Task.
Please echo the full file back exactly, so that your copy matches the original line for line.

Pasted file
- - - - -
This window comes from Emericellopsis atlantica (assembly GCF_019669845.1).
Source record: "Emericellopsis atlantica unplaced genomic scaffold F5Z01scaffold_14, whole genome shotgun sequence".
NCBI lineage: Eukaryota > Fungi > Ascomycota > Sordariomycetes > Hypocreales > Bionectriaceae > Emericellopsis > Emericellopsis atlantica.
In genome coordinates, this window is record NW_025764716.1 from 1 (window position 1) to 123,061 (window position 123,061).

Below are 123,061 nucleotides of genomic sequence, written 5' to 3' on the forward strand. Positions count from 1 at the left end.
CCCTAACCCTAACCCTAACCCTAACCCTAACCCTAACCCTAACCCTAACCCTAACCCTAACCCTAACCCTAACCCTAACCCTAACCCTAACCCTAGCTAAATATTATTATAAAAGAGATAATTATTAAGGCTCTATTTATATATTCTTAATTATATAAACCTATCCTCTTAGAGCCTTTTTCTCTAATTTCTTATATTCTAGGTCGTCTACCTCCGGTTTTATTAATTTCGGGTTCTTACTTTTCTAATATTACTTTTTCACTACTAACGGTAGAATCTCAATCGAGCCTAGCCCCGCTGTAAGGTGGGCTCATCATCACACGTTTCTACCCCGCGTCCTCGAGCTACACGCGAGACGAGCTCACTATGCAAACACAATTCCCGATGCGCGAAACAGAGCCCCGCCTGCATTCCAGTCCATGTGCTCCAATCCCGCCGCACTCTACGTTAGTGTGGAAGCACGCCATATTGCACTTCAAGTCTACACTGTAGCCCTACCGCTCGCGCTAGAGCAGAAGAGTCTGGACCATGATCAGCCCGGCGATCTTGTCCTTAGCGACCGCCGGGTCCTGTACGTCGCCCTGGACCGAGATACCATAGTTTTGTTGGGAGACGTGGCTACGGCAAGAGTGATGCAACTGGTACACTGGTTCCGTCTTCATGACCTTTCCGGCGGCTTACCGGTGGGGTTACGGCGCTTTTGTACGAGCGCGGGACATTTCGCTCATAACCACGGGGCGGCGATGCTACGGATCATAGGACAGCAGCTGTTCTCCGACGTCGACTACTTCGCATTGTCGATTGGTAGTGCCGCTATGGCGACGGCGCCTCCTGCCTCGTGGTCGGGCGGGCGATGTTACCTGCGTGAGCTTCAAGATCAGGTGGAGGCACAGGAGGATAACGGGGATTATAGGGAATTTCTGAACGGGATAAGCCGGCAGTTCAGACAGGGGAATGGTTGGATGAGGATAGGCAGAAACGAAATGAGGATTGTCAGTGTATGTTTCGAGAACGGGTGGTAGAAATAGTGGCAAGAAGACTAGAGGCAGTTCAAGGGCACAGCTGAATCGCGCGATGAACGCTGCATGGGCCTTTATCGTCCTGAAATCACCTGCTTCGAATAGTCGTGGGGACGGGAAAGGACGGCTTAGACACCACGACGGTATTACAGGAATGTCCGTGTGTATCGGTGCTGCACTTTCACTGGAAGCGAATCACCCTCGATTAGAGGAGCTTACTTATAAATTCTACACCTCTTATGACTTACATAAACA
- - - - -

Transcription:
This window comes from Emericellopsis atlantica (assembly GCF_019669845.1).
Source record: "Emericellopsis atlantica unplaced genomic scaffold F5Z01scaffold_14, whole genome shotgun sequence".
NCBI lineage: Eukaryota > Fungi > Ascomycota > Sordariomycetes > Hypocreales > Bionectriaceae > Emericellopsis > Emericellopsis atlantica.
In genome coordinates, this window is record NW_025764716.1 from 1 (window position 1) to 123,061 (window position 123,061).

Below are 123,061 nucleotides of genomic sequence, written 5' to 3' on the forward strand. Positions count from 1 at the left end.
CCCTAACCCTAACCCTAACCCTAACCCTAACCCTAACCCTAACCCTAACCCTAACCCTAACCCTAACCCTAACCCTAACCCTAACCCTAACCCTAGCTAAATATTATTATAAAAGAGATAATTATTAAGGCTCTATTTATATATTCTTAATTATATAAACCTATCCTCTTAGAGCCTTTTTCTCTAATTTCTTATATTCTAGGTCGTCTACCTCCGGTTTTATTAATTTCGGGTTCTTACTTTTCTAATATTACTTTTTCACTACTAACGGTAGAATCTCAATCGAGCCTAGCCCCGCTGTAAGGTGGGCTCATCATCACACGTTTCTACCCCGCGTCCTCGAGCTACACGCGAGACGAGCTCACTATGCAAACACAATTCCCGATGCGCGAAACAGAGCCCCGCCTGCATTCCAGTCCATGTGCTCCAATCCCGCCGCACTCTACGTTAGTGTGGAAGCACGCCATATTGCACTTCAAGTCTACACTGTAGCCCTACCGCTCGCGCTAGAGCAGAAGAGTCTGGACCATGATCAGCCCGGCGATCTTGTCCTTAGCGACCGCCGGGTCCTGTACGTCGCCCTGGACCGAGATACCATAGTTTTGTTGGGAGACGTGGCTACGGCAAGAGTGATGCAACTGGTACACTGGTTCCGTCTTCATGACCTTTCCGGCGGCTTACCGGTGGGGTTACGGCGCTTTTGTACGAGCGCGGGACATTTCGCTCATAACCACGGGGCGGCGATGCTACGGATCATAGGACAGCAGCTGTTCTCCGACGTCGACTACTTCGCATTGTCGATTGGTAGTGCCGCTATGGCGACGGCGCCTCCTGCCTCGTGGTCGGGCGGGCGATGTTACCTGCGTGAGCTTCAAGATCAGGTGGAGGCACAGGAGGATAACGGGGATTATAGGGAATTTCTGAACGGGATAAGCCGGCAGTTCAGACAGGGGAATGGTTGGATGAGGATAGGCAGAAACGAAATGAGGATTGTCAGTGTATGTTTCGAGAACGGGTGGTAGAAATAGTGGCAAGAAGACTAGAGGCAGTTCAAGGGCACAGCTGAATCGCGCGATGAACGCTGCATGGGCCTTTATCGTCCTGAAATCACCTGCTTCGAATAGTCGTGGGGACGGGAAAGGACGGCTTAGACACCACGACGGTATTACAGGAATGTCCGTGTGTATCGGTGCTGCACTTTCACTGGAAGCGAATCACCCTCGATTAGAGGAGCTTACTTATAAATTCTACACCTCTTATGACTTACATAAACA